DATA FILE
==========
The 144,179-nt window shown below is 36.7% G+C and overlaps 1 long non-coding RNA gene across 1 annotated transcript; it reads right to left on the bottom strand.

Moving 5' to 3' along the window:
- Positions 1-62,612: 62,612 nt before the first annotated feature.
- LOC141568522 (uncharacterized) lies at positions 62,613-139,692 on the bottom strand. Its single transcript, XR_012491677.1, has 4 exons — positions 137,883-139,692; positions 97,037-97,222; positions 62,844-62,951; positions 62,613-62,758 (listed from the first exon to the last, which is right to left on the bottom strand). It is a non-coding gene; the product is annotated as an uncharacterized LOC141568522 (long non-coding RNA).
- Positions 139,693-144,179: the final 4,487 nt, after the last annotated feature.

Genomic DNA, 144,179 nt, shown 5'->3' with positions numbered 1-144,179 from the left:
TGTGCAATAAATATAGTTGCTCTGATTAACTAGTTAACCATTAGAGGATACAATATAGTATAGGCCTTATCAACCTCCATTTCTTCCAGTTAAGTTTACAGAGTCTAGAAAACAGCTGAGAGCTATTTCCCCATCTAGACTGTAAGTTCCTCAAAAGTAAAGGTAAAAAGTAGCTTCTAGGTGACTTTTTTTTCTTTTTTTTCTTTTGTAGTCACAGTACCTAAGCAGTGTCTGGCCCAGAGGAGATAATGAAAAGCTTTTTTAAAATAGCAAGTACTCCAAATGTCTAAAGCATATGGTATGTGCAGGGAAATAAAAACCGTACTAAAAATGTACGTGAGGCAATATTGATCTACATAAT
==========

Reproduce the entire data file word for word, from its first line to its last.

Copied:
The 144,179-nt window shown below is 36.7% G+C and overlaps 1 long non-coding RNA gene across 1 annotated transcript; it reads right to left on the bottom strand.

Moving 5' to 3' along the window:
- Positions 1-62,612: 62,612 nt before the first annotated feature.
- LOC141568522 (uncharacterized) lies at positions 62,613-139,692 on the bottom strand. Its single transcript, XR_012491677.1, has 4 exons — positions 137,883-139,692; positions 97,037-97,222; positions 62,844-62,951; positions 62,613-62,758 (listed from the first exon to the last, which is right to left on the bottom strand). It is a non-coding gene; the product is annotated as an uncharacterized LOC141568522 (long non-coding RNA).
- Positions 139,693-144,179: the final 4,487 nt, after the last annotated feature.

Genomic DNA, 144,179 nt, shown 5'->3' with positions numbered 1-144,179 from the left:
TGTGCAATAAATATAGTTGCTCTGATTAACTAGTTAACCATTAGAGGATACAATATAGTATAGGCCTTATCAACCTCCATTTCTTCCAGTTAAGTTTACAGAGTCTAGAAAACAGCTGAGAGCTATTTCCCCATCTAGACTGTAAGTTCCTCAAAAGTAAAGGTAAAAAGTAGCTTCTAGGTGACTTTTTTTTCTTTTTTTTCTTTTGTAGTCACAGTACCTAAGCAGTGTCTGGCCCAGAGGAGATAATGAAAAGCTTTTTTAAAATAGCAAGTACTCCAAATGTCTAAAGCATATGGTATGTGCAGGGAAATAAAAACCGTACTAAAAATGTACGTGAGGCAATATTGATCTACATAAT